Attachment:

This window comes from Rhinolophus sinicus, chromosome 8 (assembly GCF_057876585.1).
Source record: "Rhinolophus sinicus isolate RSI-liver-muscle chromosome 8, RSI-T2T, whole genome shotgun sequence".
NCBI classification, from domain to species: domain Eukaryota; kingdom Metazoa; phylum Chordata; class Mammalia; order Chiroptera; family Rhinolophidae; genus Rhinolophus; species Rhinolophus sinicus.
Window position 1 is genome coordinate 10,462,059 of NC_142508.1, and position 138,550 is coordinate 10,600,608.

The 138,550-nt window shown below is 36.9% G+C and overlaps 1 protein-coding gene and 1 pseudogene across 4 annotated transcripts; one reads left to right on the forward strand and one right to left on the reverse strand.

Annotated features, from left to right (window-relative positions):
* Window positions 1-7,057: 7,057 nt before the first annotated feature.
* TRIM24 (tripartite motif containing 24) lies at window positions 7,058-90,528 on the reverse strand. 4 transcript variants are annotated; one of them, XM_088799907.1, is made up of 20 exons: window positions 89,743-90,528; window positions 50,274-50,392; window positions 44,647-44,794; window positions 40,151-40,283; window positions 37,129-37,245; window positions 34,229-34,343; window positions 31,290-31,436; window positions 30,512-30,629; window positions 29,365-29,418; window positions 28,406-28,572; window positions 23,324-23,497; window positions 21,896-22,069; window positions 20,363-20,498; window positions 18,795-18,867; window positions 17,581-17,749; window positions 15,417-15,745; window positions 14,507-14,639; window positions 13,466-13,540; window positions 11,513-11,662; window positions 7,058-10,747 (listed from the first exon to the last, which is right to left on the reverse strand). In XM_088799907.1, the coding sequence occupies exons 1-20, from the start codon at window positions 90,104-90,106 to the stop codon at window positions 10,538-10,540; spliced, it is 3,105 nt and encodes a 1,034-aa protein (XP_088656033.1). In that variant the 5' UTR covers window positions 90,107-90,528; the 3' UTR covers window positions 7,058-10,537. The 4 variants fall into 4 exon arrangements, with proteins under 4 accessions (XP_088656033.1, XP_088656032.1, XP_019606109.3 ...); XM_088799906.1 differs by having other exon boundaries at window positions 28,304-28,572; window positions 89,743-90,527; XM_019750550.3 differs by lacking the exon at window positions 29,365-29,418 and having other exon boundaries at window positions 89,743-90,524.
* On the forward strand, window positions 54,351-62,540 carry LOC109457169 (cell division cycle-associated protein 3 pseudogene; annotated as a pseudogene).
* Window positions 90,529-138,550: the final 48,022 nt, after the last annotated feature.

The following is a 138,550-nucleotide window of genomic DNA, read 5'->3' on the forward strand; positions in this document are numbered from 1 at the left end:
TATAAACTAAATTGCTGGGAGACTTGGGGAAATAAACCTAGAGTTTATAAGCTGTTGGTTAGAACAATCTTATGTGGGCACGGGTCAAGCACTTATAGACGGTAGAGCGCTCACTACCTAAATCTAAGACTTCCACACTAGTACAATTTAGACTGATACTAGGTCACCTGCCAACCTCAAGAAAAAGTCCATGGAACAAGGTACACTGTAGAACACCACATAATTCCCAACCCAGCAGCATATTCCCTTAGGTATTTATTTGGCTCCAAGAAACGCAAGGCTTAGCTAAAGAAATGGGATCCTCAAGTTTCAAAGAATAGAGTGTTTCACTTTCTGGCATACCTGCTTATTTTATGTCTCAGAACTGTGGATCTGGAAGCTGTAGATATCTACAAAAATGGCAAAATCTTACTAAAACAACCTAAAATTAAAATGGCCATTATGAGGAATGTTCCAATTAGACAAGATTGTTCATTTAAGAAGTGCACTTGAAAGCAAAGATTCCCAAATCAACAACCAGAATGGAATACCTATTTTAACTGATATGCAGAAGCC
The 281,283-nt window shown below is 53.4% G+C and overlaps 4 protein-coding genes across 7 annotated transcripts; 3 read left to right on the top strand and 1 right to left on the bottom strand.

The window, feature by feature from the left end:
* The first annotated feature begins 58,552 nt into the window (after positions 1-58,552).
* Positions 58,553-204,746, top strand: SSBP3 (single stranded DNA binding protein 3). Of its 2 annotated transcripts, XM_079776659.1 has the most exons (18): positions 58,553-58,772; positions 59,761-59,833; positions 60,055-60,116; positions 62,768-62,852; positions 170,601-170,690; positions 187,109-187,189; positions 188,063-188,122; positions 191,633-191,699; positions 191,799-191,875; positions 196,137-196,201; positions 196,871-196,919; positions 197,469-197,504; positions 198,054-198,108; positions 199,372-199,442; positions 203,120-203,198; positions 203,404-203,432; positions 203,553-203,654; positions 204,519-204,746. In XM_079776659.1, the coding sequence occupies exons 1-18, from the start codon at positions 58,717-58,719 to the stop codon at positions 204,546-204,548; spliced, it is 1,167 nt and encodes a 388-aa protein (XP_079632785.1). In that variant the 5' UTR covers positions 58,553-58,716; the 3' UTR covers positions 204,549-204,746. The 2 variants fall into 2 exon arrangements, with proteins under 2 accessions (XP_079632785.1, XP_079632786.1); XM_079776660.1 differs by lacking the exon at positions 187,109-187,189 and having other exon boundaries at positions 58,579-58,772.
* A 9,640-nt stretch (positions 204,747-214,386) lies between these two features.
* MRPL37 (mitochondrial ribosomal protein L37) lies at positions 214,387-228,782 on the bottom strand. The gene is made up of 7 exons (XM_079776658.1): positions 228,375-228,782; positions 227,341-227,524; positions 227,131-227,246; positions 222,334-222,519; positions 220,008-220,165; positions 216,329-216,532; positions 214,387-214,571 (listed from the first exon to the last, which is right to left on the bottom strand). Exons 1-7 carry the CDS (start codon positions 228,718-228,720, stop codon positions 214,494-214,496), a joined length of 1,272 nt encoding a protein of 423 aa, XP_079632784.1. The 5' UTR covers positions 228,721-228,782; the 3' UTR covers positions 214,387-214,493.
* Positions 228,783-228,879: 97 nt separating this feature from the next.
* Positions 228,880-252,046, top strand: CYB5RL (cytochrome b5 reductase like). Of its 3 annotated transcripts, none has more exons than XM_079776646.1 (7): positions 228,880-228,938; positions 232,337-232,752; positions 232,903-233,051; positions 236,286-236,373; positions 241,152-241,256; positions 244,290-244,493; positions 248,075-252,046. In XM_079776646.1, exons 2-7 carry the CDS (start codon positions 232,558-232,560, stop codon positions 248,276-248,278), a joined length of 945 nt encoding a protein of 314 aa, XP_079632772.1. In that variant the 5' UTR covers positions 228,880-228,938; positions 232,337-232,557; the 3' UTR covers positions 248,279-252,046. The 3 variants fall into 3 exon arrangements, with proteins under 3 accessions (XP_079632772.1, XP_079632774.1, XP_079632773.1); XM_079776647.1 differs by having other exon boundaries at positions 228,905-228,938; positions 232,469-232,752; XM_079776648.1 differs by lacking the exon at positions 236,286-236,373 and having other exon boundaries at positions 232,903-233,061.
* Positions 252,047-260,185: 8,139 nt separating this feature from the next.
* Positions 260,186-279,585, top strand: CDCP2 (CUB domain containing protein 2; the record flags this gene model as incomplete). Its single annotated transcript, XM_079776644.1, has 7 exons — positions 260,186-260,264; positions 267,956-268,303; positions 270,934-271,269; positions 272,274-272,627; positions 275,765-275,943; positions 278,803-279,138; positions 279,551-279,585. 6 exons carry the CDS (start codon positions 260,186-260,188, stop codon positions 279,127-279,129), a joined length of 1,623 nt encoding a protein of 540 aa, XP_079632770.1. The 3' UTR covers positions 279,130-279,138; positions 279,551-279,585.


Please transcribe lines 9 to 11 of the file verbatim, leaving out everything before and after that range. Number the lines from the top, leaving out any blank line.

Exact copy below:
* On the forward strand, window positions 54,351-62,540 carry LOC109457169 (cell division cycle-associated protein 3 pseudogene; annotated as a pseudogene).
* Window positions 90,529-138,550: the final 48,022 nt, after the last annotated feature.

The following is a 138,550-nucleotide window of genomic DNA, read 5'->3' on the forward strand; positions in this document are numbered from 1 at the left end: